ITEMS IN AFP WITH KEYWORD:
Just about every time someone asks, “Can I get away with a shorter course of antibiotics,” the answer is, “Yes, you can.” Shorter courses reduce cost and may reduce the likelihood of adverse events.
A short course of oral corticosteroids is appropriate for many patients with specific conditions. However, widespread use of corticosteroids in patients with non-pneumonia lower respiratory tract infection, nonsevere sore throat, or low back pain is inappropriate and not worth the risk of rare but potentially serious harms.
We want to assure all stakeholders of the rigorous approval process that supports the FDA's commitment to ensuring the high quality of generic drugs marketed in the United States.
Apr 15, 2018 Issue
Hormone Therapy for the Primary Prevention of Chronic Conditions in Postmenopausal Women [Putting Prevention into Practice]
D.M. is a 52-year-old woman who presents to your office for a well-woman visit. She has been menopausal since 50 years of age and has no significant medical or surgical history. She is up to date on her recommended screenings, with normal mammography and colonoscopy results, and has no history of an...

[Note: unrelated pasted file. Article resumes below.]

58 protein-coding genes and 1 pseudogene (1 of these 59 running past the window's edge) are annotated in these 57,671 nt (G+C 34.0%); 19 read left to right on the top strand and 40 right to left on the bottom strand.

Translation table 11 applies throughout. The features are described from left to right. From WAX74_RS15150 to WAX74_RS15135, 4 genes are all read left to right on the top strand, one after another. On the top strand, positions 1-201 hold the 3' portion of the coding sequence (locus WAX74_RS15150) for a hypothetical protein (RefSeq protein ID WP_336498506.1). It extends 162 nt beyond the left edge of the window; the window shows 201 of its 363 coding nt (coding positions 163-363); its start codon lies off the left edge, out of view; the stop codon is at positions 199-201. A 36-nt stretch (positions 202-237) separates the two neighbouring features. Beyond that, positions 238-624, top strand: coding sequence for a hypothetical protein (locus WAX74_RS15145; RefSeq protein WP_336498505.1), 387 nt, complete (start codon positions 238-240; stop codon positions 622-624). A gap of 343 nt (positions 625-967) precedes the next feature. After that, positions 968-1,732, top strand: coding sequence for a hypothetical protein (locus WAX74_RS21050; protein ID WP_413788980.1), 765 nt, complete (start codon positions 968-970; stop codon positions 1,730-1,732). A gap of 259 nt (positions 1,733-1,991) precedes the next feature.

Apr 15, 2018 Issue
Hormone Therapy for the Primary Prevention of Chronic Conditions in Postmenopausal Women: Recommendation Statement [U.S. Preventive Services Task Force]
The USPSTF recommends against the use of combined estrogen and progestin for the primary prevention of chronic conditions in postmenopausal women and the use of estrogen alone for the primary prevention of chronic conditions in postmenopausal women who have had a hysterectomy.
Broad-spectrum antibiotics are no more effective than narrow-spectrum antibiotics for treating acute respiratory tract infections in infants and children, and adverse events are significantly more common in children treated with broad-spectrum antibiotics.
Oral bisphosphonates significantly reduce clinical fracture risk at four years in women with postmenopausal osteoporosis (T-score less than −2.5). Treatment beyond five years is associated with further reductions in fractures in women with persistent femoral neck T-scores less than −2.5.
This carefully designed and adequately powered study found no difference in pain reduction between ibuprofen and oral morphine in children with postoperative pain. Adverse effects, however, were much more likely with morphine.
In adults presenting to the emergency department with acute extremity pain severe enough to warrant radiologic investigation, ibuprofen plus acetaminophen was equally effective in reducing pain intensity at two hours compared with three different opioid and acetaminophen combination analgesics.